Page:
Weekend Edition Saturday

Saturday mornings are made for Weekend Edition Saturday, the program wraps up the week's news and offers a mix of analysis and features on a wide range of topics, including arts, sports, entertainment, and human interest stories. The two-hour program is hosted by NPR's Peabody Award-winning Scott Simon.

Drawing on his experience in covering 10 wars and stories in all 50 states and seven continents, Simon brings a humorous, sophisticated and often moving perspective to each show. He is as comfortable having a conversation with a major world leader as he is talking with a Hollywood celebrity or the guy next door.

Weekend Edition Saturday has a unique and entertaining roster of other regular contributors. Marin Alsop, conductor of the Baltimore Symphony Orchestra, talks about music. Daniel Pinkwater, one of the biggest names in children's literature, talks about and reads stories with Simon. Financial journalist Joe Nocera follows the economy. Howard Bryant of EPSN.com and NPR's Tom Goldman chime in on sports. Keith Devlin, of Stanford University, unravels the mystery of math, and Will Grozier, a London cabbie, talks about good books that have just been released, and what well-read people leave in the back of his taxi. Simon contributes his own award-winning essays, which are sometimes humorous, sometimes poignant.

Weekend Edition Saturday is heard on NPR Member stations across the United States, and around the globe on NPR Worldwide. The conversation between the audience and the program staff continues throughout the social media world.

A champion of abortion rights, the Texas gubernatorial candidate reveals she terminated two of her pregnancies — once because her life was endangered.

Wendy Davis, the Democratic candidate for the governor of Texas, came to the attention of most Americans outside Texas when as state senator she filibustered a highly restrictive abortion bill for 11 straight hours.

Now Davis is making headlines for her newly released memoir, Forgetting to be Afraid. In the book, Davis revealed for the first time that she had two abortions herself. She also details her gritty and sometimes unhappy life growing up, first in Rhode Island and then Texas, Oklahoma and California.

Davis' parents divorced, remarried and then divorced again. She told NPR's Wade Goodwyn that her family was in dire financial straits after her father started his own non-profit theater company.

"My mother, who had only a 9th-grade education — which wasn't at all uncommon for farming families of her generation — went to work for really the first time in her life," she said. "My brothers and I all went to work very young, to really help us make ends meet."

During Davis's first year in high school she met an older boy, and at the end of her junior year she moved in with him and was soon pregnant with her first child.

A nurse at the medical clinic where she worked changed Davis's life when she handed her a course brochure from the local community college.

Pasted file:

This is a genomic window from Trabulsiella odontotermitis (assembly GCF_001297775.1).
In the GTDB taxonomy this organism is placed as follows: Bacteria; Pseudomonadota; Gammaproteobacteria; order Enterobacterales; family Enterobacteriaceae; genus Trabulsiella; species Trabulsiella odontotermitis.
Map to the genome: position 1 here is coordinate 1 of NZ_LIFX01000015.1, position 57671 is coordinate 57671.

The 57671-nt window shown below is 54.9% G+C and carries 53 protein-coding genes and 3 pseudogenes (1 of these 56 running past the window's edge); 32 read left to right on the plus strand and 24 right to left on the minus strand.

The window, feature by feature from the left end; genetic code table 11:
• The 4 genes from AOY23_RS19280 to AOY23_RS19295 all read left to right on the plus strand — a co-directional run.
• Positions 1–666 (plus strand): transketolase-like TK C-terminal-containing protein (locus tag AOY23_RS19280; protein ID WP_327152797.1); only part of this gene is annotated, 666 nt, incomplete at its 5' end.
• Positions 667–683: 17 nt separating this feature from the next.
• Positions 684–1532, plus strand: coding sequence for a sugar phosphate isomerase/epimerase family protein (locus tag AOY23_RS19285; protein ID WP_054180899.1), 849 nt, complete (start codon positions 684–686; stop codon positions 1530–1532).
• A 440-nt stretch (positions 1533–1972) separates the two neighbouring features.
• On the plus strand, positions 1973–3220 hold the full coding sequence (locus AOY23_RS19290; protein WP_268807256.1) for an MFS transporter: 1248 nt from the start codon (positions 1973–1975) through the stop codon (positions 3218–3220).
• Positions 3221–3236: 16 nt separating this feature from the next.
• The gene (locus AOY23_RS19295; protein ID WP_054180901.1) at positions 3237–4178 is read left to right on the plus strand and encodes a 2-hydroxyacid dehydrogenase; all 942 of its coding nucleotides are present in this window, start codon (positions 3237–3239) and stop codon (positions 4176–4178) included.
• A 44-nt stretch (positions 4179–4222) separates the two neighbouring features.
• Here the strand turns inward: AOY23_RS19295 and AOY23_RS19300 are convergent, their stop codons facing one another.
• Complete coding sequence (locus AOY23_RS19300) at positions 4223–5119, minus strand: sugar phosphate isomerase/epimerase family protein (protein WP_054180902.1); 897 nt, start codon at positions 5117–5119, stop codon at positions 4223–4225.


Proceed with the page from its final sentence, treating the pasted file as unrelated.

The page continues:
"I started looking through it and decided that maybe I could try to become a paralegal," she says. "So while working a full-time job, and a part-time job waiting tables at my father's dinner theater at night, I also enrolled in paralegal courses."

It was an educational journey that took her all the way to Harvard Law School.

This week, Davis's opponent, Republican Greg Abbot, filed an ethics complaint accusing Davis of illegally using campaign funds for a book tour stop in New York City. The Davis campaign called the complaint "frivolous."


Interview Highlights

On her two abortions during her second marriage

The first, the ectopic pregnancy, was difficult, as you can imagine ... The second was so much more traumatic. We had tried for a couple of years, and we were so excited to discover that I was expecting a girl. We named her Tate Elise, and began preparing for her arrival, and it wasn't too much longer after that that we — my former husband and I — discovered that she had a severe brain abnormality. We were in a tailspin. Through a great deal of pain, we ultimately made a decision that the most loving thing that we could do for her was to let her go.

On running as a Democrat in a state known for electing Republicans

When I entered this race I did it thoughtfully. I knew that if I was going to ask people to donate their time or their money to me I needed to be able to look them in the eye and say, "I believe I can win." I started with an extraordinarily high name ID — which is rare for a statewide Democratic candidate. I also started with a partnership, a group of folks who saw in Texas what I see. It's not that Texas is a deeply red state, it's that it's a chronically low-vote-participation state.

We have over 240 paid field organizers on the ground. We have over 26,000 volunteers. When people believe that their votes are going to matter, they show up. I remain convinced that not only is this a winnable race, but [that] we will win it.

Copyright 2014 NPR. To see more, visit http://www.npr.org/.

In the wake of players being accused of domestic abuse, the NFL has enacted a tougher policy on domestic violence. NPR's Wade Goodwyn speaks to correspondent Tom Goldman about the latest sports news.

Copyright 2014 NPR. To see more, visit http://www.npr.org/.

For Cow Week, NPR's Wade Goodwyn blows the lid off of a children's nursery rhyme. He talks to Modern Farmer correspondent Tyler LeBlanc about whether a cow could jump over the moon.

Copyright 2014 NPR. To see more, visit http://www.npr.org/.